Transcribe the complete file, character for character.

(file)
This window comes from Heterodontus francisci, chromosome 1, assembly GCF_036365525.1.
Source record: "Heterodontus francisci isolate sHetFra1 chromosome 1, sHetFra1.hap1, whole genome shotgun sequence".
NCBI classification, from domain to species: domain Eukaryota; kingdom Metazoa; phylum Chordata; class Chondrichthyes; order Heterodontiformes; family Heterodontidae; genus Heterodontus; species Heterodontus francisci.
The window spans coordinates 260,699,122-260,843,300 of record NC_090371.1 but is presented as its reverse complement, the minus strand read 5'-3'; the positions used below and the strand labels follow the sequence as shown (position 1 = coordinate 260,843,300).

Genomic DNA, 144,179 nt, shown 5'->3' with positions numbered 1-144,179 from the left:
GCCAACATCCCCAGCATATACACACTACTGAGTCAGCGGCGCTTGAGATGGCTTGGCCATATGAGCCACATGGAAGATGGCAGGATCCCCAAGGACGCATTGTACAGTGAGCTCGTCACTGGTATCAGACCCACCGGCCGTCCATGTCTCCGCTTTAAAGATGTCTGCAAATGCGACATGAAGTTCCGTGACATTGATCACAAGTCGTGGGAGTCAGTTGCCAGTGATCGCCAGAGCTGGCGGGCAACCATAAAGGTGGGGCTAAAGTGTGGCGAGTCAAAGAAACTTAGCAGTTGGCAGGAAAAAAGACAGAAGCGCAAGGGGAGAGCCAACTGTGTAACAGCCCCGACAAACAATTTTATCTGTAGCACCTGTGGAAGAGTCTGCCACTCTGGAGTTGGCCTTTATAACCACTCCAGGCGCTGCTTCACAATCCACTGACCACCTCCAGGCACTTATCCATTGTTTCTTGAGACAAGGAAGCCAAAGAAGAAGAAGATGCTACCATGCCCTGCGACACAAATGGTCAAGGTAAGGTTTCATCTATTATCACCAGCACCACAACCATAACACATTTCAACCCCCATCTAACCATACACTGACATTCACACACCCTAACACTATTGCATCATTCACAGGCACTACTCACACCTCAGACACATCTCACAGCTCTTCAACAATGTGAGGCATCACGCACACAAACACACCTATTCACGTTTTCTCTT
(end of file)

This window comes from Heterodontus francisci, chromosome 1, assembly GCF_036365525.1.
Source record: "Heterodontus francisci isolate sHetFra1 chromosome 1, sHetFra1.hap1, whole genome shotgun sequence".
NCBI classification, from domain to species: domain Eukaryota; kingdom Metazoa; phylum Chordata; class Chondrichthyes; order Heterodontiformes; family Heterodontidae; genus Heterodontus; species Heterodontus francisci.
The window spans coordinates 260,699,122-260,843,300 of record NC_090371.1 but is presented as its reverse complement, the minus strand read 5'-3'; the positions used below and the strand labels follow the sequence as shown (position 1 = coordinate 260,843,300).

Genomic DNA, 144,179 nt, shown 5'->3' with positions numbered 1-144,179 from the left:
GCCAACATCCCCAGCATATACACACTACTGAGTCAGCGGCGCTTGAGATGGCTTGGCCATATGAGCCACATGGAAGATGGCAGGATCCCCAAGGACGCATTGTACAGTGAGCTCGTCACTGGTATCAGACCCACCGGCCGTCCATGTCTCCGCTTTAAAGATGTCTGCAAATGCGACATGAAGTTCCGTGACATTGATCACAAGTCGTGGGAGTCAGTTGCCAGTGATCGCCAGAGCTGGCGGGCAACCATAAAGGTGGGGCTAAAGTGTGGCGAGTCAAAGAAACTTAGCAGTTGGCAGGAAAAAAGACAGAAGCGCAAGGGGAGAGCCAACTGTGTAACAGCCCCGACAAACAATTTTATCTGTAGCACCTGTGGAAGAGTCTGCCACTCTGGAGTTGGCCTTTATAACCACTCCAGGCGCTGCTTCACAATCCACTGACCACCTCCAGGCACTTATCCATTGTTTCTTGAGACAAGGAAGCCAAAGAAGAAGAAGATGCTACCATGCCCTGCGACACAAATGGTCAAGGTAAGGTTTCATCTATTATCACCAGCACCACAACCATAACACATTTCAACCCCCATCTAACCATACACTGACATTCACACACCCTAACACTATTGCATCATTCACAGGCACTACTCACACCTCAGACACATCTCACAGCTCTTCAACAATGTGAGGCATCACGCACACAAACACACCTATTCACGTTTTCTCTT